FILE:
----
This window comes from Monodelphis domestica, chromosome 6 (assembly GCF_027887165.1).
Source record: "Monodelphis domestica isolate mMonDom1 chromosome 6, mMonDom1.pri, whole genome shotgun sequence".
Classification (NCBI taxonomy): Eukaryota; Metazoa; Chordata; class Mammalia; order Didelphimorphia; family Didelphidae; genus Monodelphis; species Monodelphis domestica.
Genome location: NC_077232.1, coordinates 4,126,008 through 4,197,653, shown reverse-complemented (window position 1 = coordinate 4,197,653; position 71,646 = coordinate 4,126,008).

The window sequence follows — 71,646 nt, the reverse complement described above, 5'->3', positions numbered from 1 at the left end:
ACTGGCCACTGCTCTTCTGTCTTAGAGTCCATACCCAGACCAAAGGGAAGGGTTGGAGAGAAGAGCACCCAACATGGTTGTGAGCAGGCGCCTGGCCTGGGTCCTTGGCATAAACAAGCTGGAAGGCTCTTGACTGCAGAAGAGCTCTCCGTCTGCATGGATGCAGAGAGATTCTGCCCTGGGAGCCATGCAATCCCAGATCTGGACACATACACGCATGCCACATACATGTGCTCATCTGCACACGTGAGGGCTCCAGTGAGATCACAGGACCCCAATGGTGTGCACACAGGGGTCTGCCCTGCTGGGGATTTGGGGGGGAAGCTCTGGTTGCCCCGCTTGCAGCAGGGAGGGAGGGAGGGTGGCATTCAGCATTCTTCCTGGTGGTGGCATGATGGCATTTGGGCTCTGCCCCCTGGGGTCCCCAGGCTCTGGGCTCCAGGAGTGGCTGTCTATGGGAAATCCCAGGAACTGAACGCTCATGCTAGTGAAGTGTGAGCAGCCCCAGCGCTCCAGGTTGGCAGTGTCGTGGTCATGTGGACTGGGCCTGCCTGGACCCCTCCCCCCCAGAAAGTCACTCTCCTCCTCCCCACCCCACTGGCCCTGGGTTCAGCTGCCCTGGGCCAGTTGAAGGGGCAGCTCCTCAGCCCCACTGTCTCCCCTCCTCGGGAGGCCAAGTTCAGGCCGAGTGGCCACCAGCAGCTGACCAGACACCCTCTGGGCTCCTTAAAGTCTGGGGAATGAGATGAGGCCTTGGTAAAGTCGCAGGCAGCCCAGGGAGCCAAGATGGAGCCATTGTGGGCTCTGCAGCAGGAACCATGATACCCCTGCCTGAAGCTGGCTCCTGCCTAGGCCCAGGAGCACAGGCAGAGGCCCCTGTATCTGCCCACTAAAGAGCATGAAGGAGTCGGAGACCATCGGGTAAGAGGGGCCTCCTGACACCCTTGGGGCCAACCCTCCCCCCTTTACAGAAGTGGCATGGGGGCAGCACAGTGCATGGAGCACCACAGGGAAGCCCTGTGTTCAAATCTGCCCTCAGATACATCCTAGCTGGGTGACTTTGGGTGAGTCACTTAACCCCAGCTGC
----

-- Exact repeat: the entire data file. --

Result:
This window comes from Monodelphis domestica, chromosome 6 (assembly GCF_027887165.1).
Source record: "Monodelphis domestica isolate mMonDom1 chromosome 6, mMonDom1.pri, whole genome shotgun sequence".
Classification (NCBI taxonomy): Eukaryota; Metazoa; Chordata; class Mammalia; order Didelphimorphia; family Didelphidae; genus Monodelphis; species Monodelphis domestica.
Genome location: NC_077232.1, coordinates 4,126,008 through 4,197,653, shown reverse-complemented (window position 1 = coordinate 4,197,653; position 71,646 = coordinate 4,126,008).

The window sequence follows — 71,646 nt, the reverse complement described above, 5'->3', positions numbered from 1 at the left end:
ACTGGCCACTGCTCTTCTGTCTTAGAGTCCATACCCAGACCAAAGGGAAGGGTTGGAGAGAAGAGCACCCAACATGGTTGTGAGCAGGCGCCTGGCCTGGGTCCTTGGCATAAACAAGCTGGAAGGCTCTTGACTGCAGAAGAGCTCTCCGTCTGCATGGATGCAGAGAGATTCTGCCCTGGGAGCCATGCAATCCCAGATCTGGACACATACACGCATGCCACATACATGTGCTCATCTGCACACGTGAGGGCTCCAGTGAGATCACAGGACCCCAATGGTGTGCACACAGGGGTCTGCCCTGCTGGGGATTTGGGGGGGAAGCTCTGGTTGCCCCGCTTGCAGCAGGGAGGGAGGGAGGGTGGCATTCAGCATTCTTCCTGGTGGTGGCATGATGGCATTTGGGCTCTGCCCCCTGGGGTCCCCAGGCTCTGGGCTCCAGGAGTGGCTGTCTATGGGAAATCCCAGGAACTGAACGCTCATGCTAGTGAAGTGTGAGCAGCCCCAGCGCTCCAGGTTGGCAGTGTCGTGGTCATGTGGACTGGGCCTGCCTGGACCCCTCCCCCCCAGAAAGTCACTCTCCTCCTCCCCACCCCACTGGCCCTGGGTTCAGCTGCCCTGGGCCAGTTGAAGGGGCAGCTCCTCAGCCCCACTGTCTCCCCTCCTCGGGAGGCCAAGTTCAGGCCGAGTGGCCACCAGCAGCTGACCAGACACCCTCTGGGCTCCTTAAAGTCTGGGGAATGAGATGAGGCCTTGGTAAAGTCGCAGGCAGCCCAGGGAGCCAAGATGGAGCCATTGTGGGCTCTGCAGCAGGAACCATGATACCCCTGCCTGAAGCTGGCTCCTGCCTAGGCCCAGGAGCACAGGCAGAGGCCCCTGTATCTGCCCACTAAAGAGCATGAAGGAGTCGGAGACCATCGGGTAAGAGGGGCCTCCTGACACCCTTGGGGCCAACCCTCCCCCCTTTACAGAAGTGGCATGGGGGCAGCACAGTGCATGGAGCACCACAGGGAAGCCCTGTGTTCAAATCTGCCCTCAGATACATCCTAGCTGGGTGACTTTGGGTGAGTCACTTAACCCCAGCTGC